Working with serial port projects
We do a lot of testing with serial terminals, this will be a tutorial about probing different projects with various utilities.
Virtual COM port over USB
Modern day commuters rarely have a hardware serial port, but they all come with USB. Making software work with USB, even the simplest HID class is complicated, and requires hardware specific drivers.
As a workaround there is the virtual COM port over USB. This allows your USB device to appear to the operating system as a simple COM port. This gives you the simplicity of the serial port in modern computers.
Since the serial port as been around for decades, there are many great apps, and hardware that can take advantage of this.
Here we we'll run trough a few examples on how to use the COM port to communicate with some of our hardware. Grab some terminal software like Tera Term, and Hercules and follow along.
-Terminal software are apps which allow you to send and receive characters from the serial port.
The Bus Pirate interface is designed to be used with simple serial port terminal software. Where the Bus Pirate literally prints out the menu into your terminal, and you respond back by typing in characters into the same terminal.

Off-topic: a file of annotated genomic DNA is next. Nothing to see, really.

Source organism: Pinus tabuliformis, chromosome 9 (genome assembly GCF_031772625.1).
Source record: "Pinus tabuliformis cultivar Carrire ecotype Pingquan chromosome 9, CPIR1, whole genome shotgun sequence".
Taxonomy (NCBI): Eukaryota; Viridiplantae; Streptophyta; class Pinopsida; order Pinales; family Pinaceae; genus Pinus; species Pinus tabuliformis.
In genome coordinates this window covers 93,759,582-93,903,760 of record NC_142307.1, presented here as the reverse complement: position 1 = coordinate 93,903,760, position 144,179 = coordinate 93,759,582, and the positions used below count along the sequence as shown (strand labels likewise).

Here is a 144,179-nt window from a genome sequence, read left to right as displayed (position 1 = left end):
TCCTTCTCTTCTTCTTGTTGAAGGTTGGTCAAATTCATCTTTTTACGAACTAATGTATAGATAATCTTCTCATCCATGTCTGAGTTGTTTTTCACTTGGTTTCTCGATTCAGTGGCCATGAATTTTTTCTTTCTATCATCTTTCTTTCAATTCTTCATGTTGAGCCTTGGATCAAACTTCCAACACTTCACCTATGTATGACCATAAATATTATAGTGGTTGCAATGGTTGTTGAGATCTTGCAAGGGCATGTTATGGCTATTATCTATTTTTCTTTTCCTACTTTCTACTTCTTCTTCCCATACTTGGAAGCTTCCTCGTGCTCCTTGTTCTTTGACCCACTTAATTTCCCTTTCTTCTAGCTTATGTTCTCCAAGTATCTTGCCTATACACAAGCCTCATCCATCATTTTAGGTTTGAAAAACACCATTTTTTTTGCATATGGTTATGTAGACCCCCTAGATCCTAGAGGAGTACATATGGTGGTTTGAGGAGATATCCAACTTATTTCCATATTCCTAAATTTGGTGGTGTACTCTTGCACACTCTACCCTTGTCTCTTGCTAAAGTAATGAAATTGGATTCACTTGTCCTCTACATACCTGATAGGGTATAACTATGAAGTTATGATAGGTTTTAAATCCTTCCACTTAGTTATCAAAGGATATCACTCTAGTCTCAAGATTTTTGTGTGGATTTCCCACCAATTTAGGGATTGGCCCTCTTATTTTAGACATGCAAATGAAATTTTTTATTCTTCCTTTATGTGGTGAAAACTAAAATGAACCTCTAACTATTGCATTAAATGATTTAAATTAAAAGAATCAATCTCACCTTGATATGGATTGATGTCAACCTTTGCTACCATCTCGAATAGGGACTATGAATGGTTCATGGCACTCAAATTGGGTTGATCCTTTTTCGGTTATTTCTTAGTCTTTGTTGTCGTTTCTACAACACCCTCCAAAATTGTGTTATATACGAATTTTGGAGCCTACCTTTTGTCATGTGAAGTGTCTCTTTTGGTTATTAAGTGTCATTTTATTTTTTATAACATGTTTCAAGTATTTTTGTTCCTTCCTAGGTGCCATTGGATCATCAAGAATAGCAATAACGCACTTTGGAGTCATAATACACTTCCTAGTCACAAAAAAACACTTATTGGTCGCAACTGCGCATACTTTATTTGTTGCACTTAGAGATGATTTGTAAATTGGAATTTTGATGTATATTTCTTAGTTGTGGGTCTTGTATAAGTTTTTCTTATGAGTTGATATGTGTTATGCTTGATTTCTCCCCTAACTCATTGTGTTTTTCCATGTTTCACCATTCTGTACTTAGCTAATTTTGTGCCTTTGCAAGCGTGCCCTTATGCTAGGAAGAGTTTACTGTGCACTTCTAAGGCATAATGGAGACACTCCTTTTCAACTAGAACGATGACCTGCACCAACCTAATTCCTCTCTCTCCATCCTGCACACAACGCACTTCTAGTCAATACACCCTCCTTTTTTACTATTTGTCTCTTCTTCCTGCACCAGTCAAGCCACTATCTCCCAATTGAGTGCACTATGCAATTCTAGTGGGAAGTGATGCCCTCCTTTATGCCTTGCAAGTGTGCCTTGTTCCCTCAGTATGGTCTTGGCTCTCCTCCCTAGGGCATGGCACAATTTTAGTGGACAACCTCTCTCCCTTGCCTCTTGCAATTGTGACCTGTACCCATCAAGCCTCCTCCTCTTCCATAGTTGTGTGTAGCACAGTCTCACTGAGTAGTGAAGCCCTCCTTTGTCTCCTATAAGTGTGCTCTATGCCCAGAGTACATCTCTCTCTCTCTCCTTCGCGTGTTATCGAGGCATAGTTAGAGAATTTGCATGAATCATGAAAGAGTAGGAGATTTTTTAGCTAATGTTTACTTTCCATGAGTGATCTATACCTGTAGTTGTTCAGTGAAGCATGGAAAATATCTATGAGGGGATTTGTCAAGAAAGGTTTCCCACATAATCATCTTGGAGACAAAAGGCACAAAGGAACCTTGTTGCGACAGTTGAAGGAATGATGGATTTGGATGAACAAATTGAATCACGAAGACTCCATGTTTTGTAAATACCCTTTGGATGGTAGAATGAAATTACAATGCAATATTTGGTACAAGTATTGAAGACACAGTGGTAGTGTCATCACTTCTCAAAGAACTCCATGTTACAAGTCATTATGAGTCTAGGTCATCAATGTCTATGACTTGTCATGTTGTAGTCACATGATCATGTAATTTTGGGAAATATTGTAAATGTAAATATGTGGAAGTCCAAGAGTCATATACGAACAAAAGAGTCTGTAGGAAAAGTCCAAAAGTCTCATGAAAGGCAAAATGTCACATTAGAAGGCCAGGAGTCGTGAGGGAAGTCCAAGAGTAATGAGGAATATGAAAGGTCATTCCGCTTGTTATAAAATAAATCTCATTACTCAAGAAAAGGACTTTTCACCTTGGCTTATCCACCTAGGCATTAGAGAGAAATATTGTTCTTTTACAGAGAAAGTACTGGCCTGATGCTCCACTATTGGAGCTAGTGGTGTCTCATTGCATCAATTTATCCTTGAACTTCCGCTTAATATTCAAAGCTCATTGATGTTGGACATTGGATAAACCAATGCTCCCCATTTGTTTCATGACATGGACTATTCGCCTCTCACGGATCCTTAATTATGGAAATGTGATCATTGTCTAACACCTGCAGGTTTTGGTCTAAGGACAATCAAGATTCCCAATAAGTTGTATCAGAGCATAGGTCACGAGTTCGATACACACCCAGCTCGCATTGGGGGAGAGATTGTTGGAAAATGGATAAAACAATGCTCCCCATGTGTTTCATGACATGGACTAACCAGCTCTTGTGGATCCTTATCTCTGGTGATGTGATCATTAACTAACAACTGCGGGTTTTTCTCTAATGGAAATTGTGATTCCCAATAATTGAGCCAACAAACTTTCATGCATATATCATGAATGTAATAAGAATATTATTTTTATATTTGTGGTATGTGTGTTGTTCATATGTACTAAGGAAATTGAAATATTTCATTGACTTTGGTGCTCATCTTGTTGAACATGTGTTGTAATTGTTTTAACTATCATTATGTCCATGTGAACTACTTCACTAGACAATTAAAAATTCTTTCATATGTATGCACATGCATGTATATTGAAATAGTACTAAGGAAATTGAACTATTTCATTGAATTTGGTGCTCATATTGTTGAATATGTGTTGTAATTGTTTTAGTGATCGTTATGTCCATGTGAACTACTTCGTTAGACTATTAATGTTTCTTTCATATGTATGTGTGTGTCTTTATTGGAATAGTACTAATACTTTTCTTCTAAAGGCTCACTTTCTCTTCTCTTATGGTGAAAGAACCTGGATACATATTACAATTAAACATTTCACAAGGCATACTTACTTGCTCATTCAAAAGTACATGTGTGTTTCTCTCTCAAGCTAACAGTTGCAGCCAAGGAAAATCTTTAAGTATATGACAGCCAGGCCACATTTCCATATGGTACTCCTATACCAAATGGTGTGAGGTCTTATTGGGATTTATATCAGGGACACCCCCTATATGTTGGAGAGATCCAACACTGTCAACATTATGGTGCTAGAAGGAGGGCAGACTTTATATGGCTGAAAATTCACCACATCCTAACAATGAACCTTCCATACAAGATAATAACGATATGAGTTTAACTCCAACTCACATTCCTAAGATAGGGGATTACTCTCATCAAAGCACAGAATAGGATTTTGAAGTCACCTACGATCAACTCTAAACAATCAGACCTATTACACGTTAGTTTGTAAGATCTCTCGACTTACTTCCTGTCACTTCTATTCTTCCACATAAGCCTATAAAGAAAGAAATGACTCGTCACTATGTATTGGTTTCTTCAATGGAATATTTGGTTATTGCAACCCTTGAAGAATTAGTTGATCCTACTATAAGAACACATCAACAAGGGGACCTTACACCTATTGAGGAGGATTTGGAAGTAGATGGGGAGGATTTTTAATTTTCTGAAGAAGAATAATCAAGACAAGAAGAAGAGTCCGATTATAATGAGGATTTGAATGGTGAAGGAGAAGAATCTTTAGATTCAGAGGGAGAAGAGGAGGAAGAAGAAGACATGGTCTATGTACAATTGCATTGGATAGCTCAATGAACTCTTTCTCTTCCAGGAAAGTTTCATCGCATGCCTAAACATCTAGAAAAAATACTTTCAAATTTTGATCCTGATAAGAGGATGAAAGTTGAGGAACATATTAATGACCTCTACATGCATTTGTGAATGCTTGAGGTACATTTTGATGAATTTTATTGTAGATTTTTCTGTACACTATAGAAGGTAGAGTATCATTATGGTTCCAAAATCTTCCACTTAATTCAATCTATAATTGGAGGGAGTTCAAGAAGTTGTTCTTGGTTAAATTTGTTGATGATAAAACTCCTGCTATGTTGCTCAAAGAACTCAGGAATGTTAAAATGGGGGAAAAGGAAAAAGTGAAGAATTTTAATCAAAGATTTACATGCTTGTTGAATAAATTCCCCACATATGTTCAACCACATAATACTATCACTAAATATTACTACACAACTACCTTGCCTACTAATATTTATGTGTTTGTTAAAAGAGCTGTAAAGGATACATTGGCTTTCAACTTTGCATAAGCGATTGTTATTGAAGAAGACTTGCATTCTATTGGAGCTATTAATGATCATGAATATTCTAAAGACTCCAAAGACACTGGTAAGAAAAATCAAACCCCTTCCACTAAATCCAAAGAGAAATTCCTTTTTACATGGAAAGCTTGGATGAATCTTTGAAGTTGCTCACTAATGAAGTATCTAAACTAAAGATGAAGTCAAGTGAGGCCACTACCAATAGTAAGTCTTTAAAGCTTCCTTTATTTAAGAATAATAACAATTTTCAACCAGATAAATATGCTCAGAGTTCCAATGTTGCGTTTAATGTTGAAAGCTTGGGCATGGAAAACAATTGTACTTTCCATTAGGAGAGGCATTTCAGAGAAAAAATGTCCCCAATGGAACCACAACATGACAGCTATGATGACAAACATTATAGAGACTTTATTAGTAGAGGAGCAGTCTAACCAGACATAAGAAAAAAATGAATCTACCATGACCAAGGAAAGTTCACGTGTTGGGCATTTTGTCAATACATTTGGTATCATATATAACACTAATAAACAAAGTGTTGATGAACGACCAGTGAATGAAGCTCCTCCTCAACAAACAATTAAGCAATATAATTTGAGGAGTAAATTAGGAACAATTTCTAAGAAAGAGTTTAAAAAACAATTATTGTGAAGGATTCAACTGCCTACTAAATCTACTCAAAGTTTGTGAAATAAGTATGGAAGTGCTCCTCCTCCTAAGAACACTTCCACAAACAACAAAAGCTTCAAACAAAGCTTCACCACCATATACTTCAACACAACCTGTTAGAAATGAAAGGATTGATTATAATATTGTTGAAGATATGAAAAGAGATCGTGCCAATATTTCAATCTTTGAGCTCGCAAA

We'll start out by opening the appropriate COM port in our terminal software. For more information on how to get to this point look here. Once you have connected to the Bus Pirate, hit Enter. The Bus Pirate should respond by writing 'HiZ>' in your terminal (as in the picture above). this lets you know that the Bus Pirate is in the high impedance mode, and all it's pins are disconnected from the target.
Hit 'i' to get the Bus Pirate to print out information about itself on your terminal. You should be able to read the version of the hardware, firmware, and the bootloader you have.
To get the list of all the commands for the Bus Pirate hit '?'. This prints out the full list of Bus Pirate commands in the terminal, reminiscent of old command prompt help.
The Bus Pirate also has a raw binary mode. In this mode the serial port and the Bus Pirate communicate in raw binary date, instead of the ASCII characters used by the terminal. This mode is implemented so scripts, and software could take control of the Bus Pirate without having to use cumbersome ASCII letters to communicate.
To enter the Binary mode of the Bus Pirate you'll need to either write a custom scrip that can send binary values to the serial port, or use the software Hercules which has this option. In this example we'll use Hercules.
Open the COM port the Bus pirate is located on. Now to enter the Binary mode you need to send 10 bytes all with the value of 0. Remember this is not the ASCII 0, which actually has a byte value of 48 (decimal base).
Once you send this the Bus Pirate will respond with 'BBIO1', meaning Bit Bang IO mode version 1.
From here your script has control of the Bus Pirate. For example to enter the I2C mode, all you have to do is send the single byte with the value 2. Once the BP receives this it will respond with I2C1, or I2C mode version 1.
For further information you can check out our documentation on the Bus Pirate Binary mode.